The past few years have revealed widespread economic wrong-doing, especially in the financial sector but also elsewhere. Often this was explained in terms of rotten apples, aberrant, amoral individuals. This panel considers that economic activity in terms of approaches familiar in the discipline.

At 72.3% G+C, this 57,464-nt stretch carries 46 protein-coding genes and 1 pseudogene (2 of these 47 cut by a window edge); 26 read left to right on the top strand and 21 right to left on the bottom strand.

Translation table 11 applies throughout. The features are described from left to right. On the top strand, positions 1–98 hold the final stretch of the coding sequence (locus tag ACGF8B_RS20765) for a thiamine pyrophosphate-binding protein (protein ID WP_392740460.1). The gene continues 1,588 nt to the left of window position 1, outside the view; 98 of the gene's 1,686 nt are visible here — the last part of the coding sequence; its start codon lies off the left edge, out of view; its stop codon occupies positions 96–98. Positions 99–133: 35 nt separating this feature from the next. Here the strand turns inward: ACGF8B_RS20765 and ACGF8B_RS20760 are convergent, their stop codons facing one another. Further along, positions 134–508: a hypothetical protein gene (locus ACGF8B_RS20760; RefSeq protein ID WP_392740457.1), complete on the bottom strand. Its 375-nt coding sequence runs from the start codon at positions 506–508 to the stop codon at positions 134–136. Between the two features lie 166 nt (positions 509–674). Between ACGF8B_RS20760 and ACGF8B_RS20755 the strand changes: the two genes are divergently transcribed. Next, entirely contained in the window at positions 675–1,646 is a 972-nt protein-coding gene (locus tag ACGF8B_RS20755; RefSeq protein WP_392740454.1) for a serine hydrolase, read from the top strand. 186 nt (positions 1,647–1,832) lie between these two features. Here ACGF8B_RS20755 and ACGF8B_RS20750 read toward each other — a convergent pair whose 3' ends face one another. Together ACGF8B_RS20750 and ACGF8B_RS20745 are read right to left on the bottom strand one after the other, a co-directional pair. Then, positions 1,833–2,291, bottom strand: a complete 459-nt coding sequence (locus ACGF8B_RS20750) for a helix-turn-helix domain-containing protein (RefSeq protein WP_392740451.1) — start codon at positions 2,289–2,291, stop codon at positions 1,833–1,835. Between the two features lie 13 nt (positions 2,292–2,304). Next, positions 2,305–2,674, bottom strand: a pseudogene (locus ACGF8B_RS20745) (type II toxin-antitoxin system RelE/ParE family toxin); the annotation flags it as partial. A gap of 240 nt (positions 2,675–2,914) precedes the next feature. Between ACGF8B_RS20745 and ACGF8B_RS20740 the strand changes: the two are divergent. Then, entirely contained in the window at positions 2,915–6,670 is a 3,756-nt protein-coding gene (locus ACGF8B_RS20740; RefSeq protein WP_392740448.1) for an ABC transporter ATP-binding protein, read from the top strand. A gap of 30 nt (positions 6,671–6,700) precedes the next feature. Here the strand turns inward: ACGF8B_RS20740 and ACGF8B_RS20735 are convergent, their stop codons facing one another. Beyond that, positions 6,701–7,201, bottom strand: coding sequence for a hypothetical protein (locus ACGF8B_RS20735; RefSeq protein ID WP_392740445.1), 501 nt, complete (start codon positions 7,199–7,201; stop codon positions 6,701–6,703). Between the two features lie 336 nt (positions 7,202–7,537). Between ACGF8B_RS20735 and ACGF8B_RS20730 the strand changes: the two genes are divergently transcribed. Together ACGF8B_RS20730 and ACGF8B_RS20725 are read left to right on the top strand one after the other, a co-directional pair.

The conference theme invites us to approach emerging events in terms of our discipline's intellectual legacy. Papers in this panel will look at such events in the economic realm. The financial crisis of 2007 revealed substantial economic activity that appears suspect, even fraudulent. This is different from corruption, which has attracted scholarly attention, not least because it was especially visible in the financial sector rather than in government, though it was hardly limited to that sector. That activity often is explained in terms of rotten apples, aberrant individuals who ignore the rules of honesty and fair dealing. However, the extent of that activity makes such an explanation implausible. This panel will encourage consideration of that activity in terms of ideas, long familiar in the discipline, that attend to the social settings and processes that facilitate or even encourage such economic activities. In doing so, it also will encourage consideration of how suited those ideas are for making sense of that activity. Although there are many such ideas, the most obvious are found in Marx's work on capitalism, Durkheim's work on anomie, Sahlins's work on structural tendencies in Melanesian exchange and E.P. Thompson's work on moral economy. This panel will consider how these and other ideas in our intellectual store can help us to make sense of recent, fairly widespread economic wrong-doing, and help us to understand why these activities are seen as wrong by many people and are carried out by many others.